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What Is a Video Graphics Card?

A video graphics card.
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  • Written By: Rebecca Mecomber
  • Edited By: A. Joseph
  • Last Modified Date: 24 March 2014
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A video graphics card is a computer hardware device. Also called a computer graphics card or video adapter, the video graphics card manages the many graphic duties of the computer. At its most basic, the video graphics card receives data from the computer's central processing unit (CPU) and converts the data into images, which it then transmits to the computer monitor via the monitor cable. The computer CPU is certainly capable of rendering graphics, but the video graphics card relieves some of the load and provides better graphic imagery and video playback for today's high definition software applications and games.

Depending on the computer and motherboard, the computer graphics card might be integrated or might be a separate card. Most low-end budget computers and laptops are equipped with an integrated video card to conserve space or provide only basic video rendering capabilities. Higher-end computers sport a separate, removable video graphics card connected to a slot on the motherboard, the main "brain" of the computer that connects all of the computer parts together. Separate video graphics cards require a compatible motherboard with a graphics card slot.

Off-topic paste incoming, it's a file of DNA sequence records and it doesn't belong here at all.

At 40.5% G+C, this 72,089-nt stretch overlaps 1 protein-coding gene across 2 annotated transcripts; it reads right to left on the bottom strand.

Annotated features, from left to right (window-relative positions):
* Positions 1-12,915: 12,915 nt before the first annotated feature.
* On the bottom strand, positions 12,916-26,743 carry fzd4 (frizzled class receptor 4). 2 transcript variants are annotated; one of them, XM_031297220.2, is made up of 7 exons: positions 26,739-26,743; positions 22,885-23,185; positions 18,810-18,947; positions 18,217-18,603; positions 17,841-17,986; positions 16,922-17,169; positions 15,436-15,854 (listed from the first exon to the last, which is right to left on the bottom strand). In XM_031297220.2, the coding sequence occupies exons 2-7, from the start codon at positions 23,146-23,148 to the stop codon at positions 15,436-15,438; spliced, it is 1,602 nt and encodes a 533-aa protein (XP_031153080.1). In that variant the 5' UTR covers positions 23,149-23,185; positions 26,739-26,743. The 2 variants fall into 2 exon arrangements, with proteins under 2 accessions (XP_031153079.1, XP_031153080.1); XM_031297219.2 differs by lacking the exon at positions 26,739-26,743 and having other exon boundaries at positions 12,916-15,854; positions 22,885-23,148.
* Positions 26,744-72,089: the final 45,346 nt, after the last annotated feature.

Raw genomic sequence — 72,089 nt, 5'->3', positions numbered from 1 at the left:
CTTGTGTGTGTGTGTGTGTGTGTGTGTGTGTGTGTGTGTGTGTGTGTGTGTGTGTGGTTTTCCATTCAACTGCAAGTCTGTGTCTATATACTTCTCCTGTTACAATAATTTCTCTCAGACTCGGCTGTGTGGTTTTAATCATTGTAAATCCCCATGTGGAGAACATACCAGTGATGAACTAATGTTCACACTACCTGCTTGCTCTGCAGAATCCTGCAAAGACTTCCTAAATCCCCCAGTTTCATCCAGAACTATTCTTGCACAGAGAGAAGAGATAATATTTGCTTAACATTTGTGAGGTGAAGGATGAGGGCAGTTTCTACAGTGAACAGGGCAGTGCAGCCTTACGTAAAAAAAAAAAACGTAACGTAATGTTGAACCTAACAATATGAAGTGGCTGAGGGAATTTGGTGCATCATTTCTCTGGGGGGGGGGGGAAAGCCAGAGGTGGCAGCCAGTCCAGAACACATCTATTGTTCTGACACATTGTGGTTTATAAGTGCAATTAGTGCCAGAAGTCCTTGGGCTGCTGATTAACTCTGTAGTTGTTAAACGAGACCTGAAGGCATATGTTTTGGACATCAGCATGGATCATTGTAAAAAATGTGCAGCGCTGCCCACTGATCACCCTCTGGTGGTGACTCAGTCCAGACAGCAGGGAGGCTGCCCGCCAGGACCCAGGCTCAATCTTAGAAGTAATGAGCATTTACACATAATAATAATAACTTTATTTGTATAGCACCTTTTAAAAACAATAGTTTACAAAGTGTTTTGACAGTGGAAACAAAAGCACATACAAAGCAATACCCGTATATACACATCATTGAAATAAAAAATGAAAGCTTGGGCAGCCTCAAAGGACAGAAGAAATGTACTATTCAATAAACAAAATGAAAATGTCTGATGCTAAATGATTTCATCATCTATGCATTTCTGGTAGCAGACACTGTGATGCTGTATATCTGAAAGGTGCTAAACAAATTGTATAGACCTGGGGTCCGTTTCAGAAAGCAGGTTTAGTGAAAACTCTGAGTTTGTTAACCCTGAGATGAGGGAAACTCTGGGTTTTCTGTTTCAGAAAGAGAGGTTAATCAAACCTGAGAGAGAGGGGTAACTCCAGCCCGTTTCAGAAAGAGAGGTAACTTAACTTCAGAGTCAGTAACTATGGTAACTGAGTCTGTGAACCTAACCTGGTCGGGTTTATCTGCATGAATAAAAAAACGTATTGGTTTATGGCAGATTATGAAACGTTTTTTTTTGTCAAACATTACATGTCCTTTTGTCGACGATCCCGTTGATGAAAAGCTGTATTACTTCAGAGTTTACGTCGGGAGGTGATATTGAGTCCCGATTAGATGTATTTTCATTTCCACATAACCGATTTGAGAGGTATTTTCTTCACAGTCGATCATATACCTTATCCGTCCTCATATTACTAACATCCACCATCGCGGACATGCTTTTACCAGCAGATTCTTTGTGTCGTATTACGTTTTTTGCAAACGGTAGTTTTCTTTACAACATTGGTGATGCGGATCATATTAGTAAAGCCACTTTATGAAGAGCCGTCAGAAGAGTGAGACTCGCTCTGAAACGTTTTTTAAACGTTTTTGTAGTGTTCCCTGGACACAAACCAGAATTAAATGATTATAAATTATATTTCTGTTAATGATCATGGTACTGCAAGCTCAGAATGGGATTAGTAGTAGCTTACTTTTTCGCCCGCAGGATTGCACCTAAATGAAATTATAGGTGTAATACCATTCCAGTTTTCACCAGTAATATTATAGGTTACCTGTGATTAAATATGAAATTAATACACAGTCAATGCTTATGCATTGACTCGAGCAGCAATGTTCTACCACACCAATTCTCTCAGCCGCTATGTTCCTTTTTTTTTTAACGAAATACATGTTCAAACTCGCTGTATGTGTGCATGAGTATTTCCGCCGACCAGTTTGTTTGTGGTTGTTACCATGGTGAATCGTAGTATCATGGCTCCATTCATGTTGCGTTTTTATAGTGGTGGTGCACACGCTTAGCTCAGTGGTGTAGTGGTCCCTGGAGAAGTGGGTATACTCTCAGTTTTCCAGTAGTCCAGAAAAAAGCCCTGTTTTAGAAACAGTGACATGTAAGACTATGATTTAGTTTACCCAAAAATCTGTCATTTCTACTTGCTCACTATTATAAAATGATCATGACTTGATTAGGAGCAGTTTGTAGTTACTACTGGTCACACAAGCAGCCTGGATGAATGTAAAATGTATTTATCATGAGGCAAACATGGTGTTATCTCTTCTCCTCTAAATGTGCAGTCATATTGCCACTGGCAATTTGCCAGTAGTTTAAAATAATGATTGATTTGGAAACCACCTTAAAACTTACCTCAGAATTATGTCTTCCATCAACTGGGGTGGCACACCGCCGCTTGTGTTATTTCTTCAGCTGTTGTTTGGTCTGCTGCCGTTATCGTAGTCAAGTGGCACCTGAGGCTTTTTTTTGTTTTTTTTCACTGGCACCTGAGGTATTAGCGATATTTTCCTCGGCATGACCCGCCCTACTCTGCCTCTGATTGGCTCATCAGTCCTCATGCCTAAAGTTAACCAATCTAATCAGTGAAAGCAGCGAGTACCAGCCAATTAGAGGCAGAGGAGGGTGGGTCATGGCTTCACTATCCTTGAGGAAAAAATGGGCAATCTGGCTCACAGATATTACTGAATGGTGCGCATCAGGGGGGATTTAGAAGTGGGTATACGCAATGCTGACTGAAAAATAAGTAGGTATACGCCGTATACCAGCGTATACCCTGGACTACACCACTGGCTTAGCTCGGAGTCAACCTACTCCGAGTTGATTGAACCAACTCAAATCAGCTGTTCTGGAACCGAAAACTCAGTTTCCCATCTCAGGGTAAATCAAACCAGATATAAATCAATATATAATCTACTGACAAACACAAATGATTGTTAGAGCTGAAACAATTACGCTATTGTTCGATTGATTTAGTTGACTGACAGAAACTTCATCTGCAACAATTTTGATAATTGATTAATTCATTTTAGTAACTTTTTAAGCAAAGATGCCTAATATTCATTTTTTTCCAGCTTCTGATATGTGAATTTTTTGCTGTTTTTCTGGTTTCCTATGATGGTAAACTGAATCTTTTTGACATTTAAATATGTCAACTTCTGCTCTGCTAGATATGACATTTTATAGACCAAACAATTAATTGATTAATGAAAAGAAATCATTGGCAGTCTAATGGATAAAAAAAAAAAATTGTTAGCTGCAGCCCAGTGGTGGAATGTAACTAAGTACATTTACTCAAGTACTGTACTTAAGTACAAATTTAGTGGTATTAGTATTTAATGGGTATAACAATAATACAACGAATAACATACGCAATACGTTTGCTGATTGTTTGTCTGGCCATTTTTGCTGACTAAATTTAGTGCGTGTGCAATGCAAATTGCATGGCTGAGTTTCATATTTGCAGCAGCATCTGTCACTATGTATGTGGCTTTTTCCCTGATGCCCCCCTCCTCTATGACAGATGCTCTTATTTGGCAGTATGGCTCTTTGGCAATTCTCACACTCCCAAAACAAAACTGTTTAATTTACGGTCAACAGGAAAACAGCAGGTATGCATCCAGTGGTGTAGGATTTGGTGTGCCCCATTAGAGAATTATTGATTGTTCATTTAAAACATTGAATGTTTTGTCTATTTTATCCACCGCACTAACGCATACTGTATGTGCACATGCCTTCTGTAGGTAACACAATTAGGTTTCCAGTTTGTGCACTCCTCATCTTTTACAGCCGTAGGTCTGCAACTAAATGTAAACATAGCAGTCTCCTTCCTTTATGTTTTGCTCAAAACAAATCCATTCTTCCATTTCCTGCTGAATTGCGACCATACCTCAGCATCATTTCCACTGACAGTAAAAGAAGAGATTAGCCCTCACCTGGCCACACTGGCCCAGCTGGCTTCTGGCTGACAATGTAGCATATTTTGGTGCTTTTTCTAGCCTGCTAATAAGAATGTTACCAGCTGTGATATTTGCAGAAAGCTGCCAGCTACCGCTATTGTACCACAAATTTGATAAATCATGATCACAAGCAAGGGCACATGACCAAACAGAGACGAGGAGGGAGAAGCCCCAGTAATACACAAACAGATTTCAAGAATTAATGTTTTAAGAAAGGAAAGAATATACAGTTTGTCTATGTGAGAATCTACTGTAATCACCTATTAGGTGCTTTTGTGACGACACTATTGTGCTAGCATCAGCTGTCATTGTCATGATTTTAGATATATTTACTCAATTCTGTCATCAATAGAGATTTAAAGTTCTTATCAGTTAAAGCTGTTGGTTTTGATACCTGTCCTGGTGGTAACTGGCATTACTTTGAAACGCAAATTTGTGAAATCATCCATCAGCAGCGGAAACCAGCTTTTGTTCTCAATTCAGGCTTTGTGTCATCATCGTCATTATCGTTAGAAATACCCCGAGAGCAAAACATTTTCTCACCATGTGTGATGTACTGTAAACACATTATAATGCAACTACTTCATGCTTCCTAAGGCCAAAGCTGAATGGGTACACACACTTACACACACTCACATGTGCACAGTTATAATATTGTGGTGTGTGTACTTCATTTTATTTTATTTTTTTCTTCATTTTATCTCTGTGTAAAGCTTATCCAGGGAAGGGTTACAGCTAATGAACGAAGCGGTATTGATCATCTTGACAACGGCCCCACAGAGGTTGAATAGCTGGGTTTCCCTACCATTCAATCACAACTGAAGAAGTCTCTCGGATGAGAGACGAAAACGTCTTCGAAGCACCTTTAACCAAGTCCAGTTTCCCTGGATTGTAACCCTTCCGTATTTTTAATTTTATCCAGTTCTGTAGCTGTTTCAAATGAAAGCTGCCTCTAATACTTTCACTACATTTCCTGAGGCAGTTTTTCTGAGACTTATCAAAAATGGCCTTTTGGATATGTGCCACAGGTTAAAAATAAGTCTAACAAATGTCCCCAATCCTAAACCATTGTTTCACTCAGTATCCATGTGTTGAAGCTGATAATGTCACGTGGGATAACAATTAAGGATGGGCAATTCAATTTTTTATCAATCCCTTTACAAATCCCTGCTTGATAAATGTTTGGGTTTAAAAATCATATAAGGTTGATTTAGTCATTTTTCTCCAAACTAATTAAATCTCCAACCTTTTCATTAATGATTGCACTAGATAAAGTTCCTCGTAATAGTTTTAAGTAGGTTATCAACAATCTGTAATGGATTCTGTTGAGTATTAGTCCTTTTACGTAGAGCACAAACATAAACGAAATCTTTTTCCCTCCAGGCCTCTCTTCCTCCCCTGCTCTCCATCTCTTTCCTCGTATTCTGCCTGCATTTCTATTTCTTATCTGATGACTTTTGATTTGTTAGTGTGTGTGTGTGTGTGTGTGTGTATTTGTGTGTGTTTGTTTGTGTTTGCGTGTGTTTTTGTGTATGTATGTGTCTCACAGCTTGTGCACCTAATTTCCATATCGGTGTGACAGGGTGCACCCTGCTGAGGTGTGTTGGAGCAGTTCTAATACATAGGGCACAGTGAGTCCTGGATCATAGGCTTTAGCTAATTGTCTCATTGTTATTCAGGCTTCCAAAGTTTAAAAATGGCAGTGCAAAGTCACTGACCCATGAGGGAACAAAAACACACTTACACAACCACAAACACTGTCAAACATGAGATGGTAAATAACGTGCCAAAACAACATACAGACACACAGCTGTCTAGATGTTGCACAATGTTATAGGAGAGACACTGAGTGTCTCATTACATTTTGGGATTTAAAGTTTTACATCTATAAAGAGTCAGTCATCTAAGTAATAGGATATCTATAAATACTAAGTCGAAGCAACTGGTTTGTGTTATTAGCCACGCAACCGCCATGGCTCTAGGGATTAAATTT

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Video graphics card technology has changed, becoming more sophisticated as the demand for faster and clearer graphics has grown. Older computers might have a series of Peripheral Component Interconnect (PCI) slots that accept a variety of PCI cards for modems, a video sound card and the now-outdated graphics card. Accelerated Graphics Port (AGP) technology is faster but is overshadowed by the even faster PCI Express card that accommodates the vivid high-definition games and video playback. Extreme graphic acceleration for very high-end gaming uses a graphics processing unit (GPU) engine that provides real-time, realistic images and playback.

The video graphics card needs special software to allow the card to communicate the data it receives and sends to the computer operating system. This software, called the graphics driver, is usually built into the graphic card processor. Additional software applications installed onto the computer might enhance performance and allow the computer user to make customized settings for superior execution.

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